The Department of Justice is weighing in after the Supreme Court struck down restrictive "may issue" concealed carry laws Thursday morning, bizarrely stating they do not agree with the decision.
“We respectfully disagree with the Court’s conclusion that the Second Amendment forbids New York’s reasonable requirement that individuals seeking to carry a concealed handgun must show that they need to do so for self-defense. The Department of Justice remains committed to saving innocent lives by enforcing and defending federal firearms laws, partnering with state, local and tribal authorities and using all legally available tools to tackle the epidemic of gun violence plaguing our communities," DOJ Spokesperson Dena Iverson released in a statement.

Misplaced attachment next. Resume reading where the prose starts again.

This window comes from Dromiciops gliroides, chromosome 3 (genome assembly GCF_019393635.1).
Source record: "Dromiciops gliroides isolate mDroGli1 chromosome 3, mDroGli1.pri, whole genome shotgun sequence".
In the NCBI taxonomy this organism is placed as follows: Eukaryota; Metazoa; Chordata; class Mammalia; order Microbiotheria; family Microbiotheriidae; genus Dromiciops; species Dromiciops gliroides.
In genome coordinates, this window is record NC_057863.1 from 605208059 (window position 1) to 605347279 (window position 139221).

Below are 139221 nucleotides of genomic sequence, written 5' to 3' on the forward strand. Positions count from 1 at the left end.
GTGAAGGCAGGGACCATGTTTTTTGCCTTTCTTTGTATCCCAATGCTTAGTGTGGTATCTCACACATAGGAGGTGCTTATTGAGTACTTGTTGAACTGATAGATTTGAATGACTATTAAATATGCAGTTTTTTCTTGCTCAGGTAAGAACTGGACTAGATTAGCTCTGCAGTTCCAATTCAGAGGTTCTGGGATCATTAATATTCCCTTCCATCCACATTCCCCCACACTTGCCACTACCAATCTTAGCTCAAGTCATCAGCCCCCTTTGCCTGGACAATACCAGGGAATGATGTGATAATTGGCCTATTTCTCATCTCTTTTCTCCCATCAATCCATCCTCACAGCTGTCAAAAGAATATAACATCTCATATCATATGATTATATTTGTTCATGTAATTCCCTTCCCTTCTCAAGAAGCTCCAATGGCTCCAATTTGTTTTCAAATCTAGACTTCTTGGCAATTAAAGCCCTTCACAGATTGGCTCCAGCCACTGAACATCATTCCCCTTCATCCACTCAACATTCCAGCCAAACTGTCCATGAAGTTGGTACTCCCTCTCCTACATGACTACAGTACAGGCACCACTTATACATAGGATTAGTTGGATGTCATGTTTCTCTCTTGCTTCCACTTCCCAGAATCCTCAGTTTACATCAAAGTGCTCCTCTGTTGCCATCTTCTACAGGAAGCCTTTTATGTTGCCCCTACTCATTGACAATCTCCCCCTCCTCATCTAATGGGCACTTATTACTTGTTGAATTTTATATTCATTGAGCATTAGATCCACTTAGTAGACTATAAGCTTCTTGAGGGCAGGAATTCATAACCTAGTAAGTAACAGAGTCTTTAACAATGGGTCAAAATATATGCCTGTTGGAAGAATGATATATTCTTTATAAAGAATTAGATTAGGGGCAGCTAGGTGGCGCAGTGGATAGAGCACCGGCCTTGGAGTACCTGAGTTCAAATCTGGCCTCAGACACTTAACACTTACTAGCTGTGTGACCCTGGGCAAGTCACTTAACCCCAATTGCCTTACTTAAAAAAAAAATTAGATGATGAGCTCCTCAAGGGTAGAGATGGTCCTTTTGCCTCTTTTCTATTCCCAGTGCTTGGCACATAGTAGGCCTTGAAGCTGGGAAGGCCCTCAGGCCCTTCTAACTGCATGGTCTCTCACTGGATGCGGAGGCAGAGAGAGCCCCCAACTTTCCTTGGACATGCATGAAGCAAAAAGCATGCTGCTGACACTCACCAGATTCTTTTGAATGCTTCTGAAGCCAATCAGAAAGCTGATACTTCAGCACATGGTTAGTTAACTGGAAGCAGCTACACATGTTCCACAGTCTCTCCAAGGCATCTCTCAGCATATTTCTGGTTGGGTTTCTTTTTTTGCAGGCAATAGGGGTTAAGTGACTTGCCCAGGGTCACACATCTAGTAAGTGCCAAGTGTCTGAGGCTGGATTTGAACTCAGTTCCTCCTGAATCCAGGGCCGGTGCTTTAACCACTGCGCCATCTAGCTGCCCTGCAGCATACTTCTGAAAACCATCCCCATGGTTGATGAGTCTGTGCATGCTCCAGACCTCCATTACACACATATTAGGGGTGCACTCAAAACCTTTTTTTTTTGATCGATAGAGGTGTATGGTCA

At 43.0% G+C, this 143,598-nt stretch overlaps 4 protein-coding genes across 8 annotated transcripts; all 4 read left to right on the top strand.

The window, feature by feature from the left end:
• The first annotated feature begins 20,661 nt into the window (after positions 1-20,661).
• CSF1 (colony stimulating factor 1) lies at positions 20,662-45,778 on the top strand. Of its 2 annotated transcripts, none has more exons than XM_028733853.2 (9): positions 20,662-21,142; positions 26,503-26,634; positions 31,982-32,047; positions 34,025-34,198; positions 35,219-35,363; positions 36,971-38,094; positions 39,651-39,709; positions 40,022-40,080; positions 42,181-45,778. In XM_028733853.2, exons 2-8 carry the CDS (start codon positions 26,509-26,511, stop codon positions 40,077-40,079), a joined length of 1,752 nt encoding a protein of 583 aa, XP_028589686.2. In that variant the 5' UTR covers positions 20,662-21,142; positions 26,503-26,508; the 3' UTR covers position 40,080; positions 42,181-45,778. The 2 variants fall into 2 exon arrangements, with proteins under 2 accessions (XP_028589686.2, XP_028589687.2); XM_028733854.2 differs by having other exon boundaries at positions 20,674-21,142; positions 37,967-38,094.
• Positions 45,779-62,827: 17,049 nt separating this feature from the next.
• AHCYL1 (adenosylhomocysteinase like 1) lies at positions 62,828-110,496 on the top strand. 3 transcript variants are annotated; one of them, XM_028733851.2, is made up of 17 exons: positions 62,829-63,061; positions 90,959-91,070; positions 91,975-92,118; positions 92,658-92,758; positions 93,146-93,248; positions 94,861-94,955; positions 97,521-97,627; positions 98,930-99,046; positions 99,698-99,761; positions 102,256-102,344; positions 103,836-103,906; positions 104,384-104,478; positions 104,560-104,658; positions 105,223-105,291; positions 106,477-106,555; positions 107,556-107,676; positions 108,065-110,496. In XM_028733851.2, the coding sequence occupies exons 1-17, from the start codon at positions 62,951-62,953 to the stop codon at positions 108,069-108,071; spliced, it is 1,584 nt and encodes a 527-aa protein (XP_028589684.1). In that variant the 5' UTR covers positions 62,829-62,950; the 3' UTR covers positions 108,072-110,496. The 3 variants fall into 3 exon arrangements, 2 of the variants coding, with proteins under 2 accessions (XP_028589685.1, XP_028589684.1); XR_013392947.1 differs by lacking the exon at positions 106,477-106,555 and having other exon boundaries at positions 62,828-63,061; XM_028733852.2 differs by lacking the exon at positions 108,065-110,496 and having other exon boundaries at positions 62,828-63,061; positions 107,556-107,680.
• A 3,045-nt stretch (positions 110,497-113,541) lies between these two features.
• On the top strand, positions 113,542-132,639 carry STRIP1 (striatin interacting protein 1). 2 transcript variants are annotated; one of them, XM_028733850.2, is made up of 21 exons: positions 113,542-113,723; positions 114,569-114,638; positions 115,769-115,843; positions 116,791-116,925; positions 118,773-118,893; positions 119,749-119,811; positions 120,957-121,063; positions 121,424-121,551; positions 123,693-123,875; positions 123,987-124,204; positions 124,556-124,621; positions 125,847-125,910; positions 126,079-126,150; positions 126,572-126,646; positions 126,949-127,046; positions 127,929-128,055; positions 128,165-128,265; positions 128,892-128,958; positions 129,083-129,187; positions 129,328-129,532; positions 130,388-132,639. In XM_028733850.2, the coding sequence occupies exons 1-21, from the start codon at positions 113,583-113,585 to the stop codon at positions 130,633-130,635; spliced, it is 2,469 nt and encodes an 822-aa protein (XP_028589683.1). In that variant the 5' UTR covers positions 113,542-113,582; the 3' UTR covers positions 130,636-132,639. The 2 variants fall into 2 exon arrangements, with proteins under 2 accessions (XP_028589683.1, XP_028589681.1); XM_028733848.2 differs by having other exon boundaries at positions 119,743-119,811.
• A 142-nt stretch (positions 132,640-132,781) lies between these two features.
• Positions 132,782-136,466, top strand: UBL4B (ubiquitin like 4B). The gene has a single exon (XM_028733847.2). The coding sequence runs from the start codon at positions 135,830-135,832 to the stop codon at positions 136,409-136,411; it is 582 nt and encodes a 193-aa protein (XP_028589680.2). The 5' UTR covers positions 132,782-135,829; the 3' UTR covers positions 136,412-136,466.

Merrick Garland apparently dissents from today's decision. Thankfully he does so from DOJ, and not the Supreme Court. https://t.co/qkLuh4v2Jh— Carrie Severino (@JCNSeverino) June 23, 2022
But seriously, is DOJ advocating nullification or just trying to scaremonger by implying that federal gun laws are impacted by today's decision?— Carrie Severino (@JCNSeverino) June 23, 2022
This is an odd statement from an increasingly political agency—which should be anything but.
The statement came after President Joe Biden said earlier in the day he is "disappointed" and laughably claimed the ruling was constitutional.
"I am deeply disappointed by the Supreme Court’s ruling in New York State Rifle & Pistol Association v. Bruen," Biden said. "This ruling contradicts both common sense and the Constitution, and should deeply trouble us all."